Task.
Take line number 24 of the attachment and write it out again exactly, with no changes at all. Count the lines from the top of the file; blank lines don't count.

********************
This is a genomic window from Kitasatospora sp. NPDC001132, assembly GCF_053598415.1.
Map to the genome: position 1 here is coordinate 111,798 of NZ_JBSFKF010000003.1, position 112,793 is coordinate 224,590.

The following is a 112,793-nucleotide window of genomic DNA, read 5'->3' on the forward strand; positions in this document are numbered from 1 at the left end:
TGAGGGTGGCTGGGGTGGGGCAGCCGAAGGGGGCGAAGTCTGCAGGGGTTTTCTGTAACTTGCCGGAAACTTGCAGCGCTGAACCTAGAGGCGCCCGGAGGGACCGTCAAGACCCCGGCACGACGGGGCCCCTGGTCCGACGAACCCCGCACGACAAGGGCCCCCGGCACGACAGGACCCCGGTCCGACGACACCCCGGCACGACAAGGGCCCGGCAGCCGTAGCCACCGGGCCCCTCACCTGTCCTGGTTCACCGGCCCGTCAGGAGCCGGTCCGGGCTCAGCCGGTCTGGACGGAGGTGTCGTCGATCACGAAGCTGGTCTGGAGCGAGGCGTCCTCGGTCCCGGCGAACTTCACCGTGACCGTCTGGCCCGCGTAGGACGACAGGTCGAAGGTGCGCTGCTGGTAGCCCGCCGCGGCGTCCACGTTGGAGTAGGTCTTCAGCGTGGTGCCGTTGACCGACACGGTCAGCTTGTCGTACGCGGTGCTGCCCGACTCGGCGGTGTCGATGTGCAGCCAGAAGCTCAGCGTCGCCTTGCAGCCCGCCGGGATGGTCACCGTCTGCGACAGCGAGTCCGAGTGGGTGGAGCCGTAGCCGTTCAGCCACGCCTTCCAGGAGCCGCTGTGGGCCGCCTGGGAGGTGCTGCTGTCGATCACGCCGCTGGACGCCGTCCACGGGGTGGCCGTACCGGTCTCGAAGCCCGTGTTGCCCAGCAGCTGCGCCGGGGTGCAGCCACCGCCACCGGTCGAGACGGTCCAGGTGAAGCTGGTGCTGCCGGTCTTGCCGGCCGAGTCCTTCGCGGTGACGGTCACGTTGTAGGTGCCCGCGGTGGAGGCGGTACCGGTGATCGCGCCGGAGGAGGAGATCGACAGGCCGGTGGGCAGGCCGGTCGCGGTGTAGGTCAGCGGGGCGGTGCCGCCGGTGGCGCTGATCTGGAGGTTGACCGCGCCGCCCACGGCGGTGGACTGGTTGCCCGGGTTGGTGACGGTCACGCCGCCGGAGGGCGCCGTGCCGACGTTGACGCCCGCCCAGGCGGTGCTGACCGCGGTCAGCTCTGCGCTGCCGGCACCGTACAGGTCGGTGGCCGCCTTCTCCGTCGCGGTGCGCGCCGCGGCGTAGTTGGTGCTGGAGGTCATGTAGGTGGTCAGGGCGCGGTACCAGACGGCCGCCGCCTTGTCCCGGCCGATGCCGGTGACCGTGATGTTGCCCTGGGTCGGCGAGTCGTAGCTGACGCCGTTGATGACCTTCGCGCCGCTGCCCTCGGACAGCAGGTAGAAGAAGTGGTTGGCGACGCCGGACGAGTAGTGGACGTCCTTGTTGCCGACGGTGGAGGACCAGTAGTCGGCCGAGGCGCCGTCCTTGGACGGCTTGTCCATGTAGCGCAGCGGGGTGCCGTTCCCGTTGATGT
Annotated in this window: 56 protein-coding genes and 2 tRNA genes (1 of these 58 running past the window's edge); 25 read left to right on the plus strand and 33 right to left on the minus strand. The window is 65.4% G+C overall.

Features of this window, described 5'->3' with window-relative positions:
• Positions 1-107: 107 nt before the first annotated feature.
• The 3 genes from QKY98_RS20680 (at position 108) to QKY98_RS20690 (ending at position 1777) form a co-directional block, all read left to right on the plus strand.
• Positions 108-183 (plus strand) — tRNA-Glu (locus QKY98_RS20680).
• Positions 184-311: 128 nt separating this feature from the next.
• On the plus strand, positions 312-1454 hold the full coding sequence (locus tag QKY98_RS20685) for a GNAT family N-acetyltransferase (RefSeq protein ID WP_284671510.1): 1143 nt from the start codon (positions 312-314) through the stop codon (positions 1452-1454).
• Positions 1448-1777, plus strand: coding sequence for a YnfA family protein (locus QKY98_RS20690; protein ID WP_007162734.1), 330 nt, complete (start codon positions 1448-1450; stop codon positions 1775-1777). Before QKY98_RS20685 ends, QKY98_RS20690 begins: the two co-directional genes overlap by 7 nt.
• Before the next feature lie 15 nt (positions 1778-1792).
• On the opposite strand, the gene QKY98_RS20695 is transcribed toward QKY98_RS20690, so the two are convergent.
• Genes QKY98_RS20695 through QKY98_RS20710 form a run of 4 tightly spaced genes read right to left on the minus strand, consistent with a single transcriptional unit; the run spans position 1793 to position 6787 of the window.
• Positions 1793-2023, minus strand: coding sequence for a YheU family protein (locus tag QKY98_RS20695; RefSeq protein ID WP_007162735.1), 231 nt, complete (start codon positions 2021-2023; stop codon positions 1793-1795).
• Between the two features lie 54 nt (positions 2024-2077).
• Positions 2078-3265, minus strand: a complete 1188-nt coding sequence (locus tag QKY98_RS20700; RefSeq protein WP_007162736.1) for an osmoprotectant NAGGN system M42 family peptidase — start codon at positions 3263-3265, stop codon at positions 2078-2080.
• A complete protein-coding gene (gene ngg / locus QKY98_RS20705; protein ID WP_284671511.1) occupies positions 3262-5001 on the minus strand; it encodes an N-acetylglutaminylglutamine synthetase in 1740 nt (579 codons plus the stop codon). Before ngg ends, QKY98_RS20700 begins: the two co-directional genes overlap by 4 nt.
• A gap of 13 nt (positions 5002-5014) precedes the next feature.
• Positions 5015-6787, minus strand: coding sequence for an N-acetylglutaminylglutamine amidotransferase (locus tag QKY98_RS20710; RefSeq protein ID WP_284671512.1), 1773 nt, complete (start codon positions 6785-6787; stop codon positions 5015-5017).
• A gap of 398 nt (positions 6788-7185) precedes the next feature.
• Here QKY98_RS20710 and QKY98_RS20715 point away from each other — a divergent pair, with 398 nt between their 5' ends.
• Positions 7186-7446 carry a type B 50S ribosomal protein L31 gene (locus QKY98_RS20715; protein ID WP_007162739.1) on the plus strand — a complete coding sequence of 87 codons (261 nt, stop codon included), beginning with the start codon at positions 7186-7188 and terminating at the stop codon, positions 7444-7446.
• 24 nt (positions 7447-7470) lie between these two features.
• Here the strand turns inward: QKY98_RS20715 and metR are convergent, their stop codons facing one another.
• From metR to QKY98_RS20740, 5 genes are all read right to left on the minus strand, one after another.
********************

• Positions 7186-7446 carry a type B 50S ribosomal protein L31 gene (locus QKY98_RS20715; protein ID WP_007162739.1) on the plus strand — a complete coding sequence of 87 codons (261 nt, stop codon included), beginning with the start codon at positions 7186-7188 and terminating at the stop codon, positions 7444-7446.